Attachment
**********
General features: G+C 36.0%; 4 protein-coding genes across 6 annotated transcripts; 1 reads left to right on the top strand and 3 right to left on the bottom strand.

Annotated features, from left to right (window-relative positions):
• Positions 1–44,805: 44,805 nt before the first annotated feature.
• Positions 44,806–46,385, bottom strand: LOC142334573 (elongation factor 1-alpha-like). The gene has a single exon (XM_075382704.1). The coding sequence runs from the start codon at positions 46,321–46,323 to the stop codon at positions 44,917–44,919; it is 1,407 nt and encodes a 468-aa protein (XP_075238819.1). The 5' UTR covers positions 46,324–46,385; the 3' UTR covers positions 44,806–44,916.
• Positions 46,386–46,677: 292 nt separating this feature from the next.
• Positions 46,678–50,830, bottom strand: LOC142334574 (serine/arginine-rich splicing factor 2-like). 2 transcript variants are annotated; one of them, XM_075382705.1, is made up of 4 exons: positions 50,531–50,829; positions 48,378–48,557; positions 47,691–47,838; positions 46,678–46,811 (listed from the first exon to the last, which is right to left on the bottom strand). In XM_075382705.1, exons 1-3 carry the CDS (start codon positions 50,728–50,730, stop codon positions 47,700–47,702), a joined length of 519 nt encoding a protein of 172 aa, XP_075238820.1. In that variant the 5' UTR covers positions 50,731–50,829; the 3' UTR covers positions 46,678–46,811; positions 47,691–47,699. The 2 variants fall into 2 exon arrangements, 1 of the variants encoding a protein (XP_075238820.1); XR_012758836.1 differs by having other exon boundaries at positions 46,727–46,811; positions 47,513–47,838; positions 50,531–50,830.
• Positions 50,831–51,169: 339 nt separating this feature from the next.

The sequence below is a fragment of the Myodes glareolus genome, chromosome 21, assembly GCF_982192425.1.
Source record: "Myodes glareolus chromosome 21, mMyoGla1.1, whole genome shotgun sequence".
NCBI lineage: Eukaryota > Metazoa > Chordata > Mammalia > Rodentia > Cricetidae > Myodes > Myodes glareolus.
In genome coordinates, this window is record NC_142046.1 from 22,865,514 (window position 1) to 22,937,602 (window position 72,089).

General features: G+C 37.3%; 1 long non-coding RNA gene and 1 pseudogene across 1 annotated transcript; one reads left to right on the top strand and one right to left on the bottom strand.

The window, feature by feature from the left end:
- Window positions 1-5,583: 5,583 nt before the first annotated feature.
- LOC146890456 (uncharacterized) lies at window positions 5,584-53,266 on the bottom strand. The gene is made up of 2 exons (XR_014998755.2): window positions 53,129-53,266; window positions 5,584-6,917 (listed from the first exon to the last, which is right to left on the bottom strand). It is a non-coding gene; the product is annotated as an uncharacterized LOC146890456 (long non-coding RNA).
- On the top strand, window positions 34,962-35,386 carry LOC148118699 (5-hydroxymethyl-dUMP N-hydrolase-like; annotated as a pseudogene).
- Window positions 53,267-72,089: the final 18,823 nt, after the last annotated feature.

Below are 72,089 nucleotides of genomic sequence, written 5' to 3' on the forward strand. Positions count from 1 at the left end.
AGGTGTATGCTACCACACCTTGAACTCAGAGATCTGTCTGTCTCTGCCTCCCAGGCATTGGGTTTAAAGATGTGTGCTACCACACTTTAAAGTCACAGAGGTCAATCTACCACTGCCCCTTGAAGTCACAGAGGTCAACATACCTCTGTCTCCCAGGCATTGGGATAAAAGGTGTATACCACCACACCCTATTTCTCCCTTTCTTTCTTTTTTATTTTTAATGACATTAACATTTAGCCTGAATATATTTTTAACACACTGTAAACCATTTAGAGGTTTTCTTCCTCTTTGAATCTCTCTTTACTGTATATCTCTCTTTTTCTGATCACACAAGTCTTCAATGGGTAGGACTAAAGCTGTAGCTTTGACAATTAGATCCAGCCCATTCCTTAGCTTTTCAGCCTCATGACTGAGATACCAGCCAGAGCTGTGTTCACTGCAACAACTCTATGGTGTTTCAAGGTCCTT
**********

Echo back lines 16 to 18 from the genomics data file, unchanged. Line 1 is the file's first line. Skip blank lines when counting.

- On the top strand, window positions 34,962-35,386 carry LOC148118699 (5-hydroxymethyl-dUMP N-hydrolase-like; annotated as a pseudogene).
- Window positions 53,267-72,089: the final 18,823 nt, after the last annotated feature.

Below are 72,089 nucleotides of genomic sequence, written 5' to 3' on the forward strand. Positions count from 1 at the left end.